Hackers believed to be allied with the Russian government have devised a cyberweapon that has the potential to be highly disruptive against the world’s electrical systems, researchers have reported.
The malware, which researchers have dubbed CrashOverride or Industroyer, is known to have disrupted the electrical system in Ukraine in December, briefly shutting down one-fifth of Kyiv’s electric power.
Dragos, one of the cybersecurity firms that identified the malware in a report on June 12, said Russian government hackers had shown an interest in targeting power grids in other countries as well, including the United States.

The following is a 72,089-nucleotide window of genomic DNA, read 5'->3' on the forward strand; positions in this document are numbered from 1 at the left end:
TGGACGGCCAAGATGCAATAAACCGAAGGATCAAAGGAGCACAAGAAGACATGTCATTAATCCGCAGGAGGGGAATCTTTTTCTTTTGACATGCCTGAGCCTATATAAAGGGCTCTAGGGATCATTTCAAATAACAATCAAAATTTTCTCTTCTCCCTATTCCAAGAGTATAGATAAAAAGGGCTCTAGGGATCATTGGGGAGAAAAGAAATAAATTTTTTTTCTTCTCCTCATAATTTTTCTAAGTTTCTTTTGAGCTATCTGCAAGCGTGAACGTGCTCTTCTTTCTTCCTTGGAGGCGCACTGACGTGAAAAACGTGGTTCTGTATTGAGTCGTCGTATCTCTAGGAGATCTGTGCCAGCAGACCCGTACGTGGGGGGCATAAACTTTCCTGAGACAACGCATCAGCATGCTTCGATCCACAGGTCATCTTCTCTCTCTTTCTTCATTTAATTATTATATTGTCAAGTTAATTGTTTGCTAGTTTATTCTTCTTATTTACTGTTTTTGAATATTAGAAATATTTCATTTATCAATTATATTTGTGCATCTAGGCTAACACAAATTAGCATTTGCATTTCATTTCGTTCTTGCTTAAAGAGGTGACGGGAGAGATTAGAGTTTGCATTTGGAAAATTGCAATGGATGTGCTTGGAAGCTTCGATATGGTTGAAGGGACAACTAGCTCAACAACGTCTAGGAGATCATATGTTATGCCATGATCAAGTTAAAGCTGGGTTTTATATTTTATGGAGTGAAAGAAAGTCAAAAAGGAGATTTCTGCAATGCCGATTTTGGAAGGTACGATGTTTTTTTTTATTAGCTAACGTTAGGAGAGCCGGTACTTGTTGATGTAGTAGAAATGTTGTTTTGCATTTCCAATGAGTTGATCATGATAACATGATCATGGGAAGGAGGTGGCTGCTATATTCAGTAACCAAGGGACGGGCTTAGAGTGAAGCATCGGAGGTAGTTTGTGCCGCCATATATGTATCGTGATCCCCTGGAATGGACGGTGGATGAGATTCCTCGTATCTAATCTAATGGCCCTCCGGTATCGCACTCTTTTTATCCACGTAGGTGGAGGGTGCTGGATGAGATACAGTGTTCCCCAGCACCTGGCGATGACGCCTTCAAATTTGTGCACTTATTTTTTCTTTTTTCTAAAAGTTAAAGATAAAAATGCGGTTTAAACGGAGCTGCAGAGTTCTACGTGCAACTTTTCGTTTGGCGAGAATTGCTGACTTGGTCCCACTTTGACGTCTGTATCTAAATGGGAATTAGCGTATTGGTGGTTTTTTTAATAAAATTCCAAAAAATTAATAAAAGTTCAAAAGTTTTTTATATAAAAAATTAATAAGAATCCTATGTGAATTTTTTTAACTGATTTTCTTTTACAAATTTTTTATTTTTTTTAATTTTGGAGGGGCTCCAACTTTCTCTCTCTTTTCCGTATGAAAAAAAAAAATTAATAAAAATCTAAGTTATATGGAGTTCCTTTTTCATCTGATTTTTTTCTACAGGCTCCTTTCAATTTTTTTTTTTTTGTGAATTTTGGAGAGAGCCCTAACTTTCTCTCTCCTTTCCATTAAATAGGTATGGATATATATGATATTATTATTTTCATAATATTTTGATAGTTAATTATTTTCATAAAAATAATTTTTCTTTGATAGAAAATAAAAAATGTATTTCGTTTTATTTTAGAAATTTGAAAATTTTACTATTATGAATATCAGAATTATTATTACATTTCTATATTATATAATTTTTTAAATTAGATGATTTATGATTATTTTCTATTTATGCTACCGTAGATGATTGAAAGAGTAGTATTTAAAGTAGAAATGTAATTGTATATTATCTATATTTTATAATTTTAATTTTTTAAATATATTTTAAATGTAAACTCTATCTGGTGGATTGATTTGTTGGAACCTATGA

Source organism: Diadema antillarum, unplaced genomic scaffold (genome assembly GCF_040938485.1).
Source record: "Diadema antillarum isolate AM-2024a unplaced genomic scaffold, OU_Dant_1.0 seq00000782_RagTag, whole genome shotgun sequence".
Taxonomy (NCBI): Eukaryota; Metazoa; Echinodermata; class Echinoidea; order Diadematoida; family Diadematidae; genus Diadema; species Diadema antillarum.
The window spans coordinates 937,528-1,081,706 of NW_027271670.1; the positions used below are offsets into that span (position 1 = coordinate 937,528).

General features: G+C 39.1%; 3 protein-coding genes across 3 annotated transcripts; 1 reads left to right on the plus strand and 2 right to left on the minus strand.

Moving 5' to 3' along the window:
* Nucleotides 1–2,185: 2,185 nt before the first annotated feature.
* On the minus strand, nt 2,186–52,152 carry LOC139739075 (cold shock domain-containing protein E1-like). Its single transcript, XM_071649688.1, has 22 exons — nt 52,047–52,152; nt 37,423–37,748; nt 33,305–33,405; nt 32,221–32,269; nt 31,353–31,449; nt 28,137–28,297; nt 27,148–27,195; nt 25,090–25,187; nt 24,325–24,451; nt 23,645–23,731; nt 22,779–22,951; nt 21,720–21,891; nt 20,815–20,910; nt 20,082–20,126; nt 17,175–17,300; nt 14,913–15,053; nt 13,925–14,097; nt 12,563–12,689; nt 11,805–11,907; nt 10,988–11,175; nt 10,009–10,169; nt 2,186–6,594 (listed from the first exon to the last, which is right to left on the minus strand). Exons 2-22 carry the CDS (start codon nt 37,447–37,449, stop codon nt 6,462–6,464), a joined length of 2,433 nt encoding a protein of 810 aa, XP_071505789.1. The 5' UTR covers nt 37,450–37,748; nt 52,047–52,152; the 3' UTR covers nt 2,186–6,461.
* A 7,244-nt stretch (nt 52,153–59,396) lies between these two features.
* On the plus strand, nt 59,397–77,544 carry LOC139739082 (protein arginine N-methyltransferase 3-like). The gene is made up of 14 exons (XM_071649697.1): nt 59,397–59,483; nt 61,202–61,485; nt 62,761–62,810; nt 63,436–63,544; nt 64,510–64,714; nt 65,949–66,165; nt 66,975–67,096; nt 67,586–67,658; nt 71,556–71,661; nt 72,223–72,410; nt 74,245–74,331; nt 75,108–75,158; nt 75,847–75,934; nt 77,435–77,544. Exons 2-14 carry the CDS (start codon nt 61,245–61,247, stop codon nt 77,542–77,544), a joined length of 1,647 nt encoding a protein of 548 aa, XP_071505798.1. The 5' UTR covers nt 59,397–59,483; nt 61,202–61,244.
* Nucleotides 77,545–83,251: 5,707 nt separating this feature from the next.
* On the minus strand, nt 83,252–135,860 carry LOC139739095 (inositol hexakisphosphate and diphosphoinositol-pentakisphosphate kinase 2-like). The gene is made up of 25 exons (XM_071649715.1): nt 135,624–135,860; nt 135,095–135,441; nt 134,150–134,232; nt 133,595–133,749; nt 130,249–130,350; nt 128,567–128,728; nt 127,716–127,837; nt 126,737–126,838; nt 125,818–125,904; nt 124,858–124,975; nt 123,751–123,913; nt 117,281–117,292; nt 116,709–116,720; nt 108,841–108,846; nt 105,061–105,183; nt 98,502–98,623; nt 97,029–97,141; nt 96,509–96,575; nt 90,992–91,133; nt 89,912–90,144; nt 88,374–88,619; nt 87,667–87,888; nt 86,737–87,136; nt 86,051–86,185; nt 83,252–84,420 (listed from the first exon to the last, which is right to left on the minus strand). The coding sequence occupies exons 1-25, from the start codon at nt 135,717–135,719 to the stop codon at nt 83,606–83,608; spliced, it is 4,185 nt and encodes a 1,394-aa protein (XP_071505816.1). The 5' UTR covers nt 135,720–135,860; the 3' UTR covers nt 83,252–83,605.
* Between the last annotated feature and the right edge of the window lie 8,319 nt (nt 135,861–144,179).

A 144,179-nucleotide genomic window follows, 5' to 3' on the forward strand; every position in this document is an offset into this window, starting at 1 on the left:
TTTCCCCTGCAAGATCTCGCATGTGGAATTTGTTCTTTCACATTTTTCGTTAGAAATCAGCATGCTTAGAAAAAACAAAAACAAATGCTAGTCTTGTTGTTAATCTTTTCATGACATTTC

The malware is capable of attacking power systems across Europe and Asia, and “with small modifications” could be used in the United States to cause outages of up to a few days in portions of the grid, Dragos said.
With modifications, the malware could also attack other types of critical infrastructure, including local transportation providers, water systems, and natural gas suppliers, Dragos said.
News of the discovery prompted the U.S. Department of Homeland Security to advise all critical infrastructure operators to make sure they were following recommended security practices on June 12.
Full article: Could Russian Hackers Cause Power Outages In The U.S.? (OilPrice)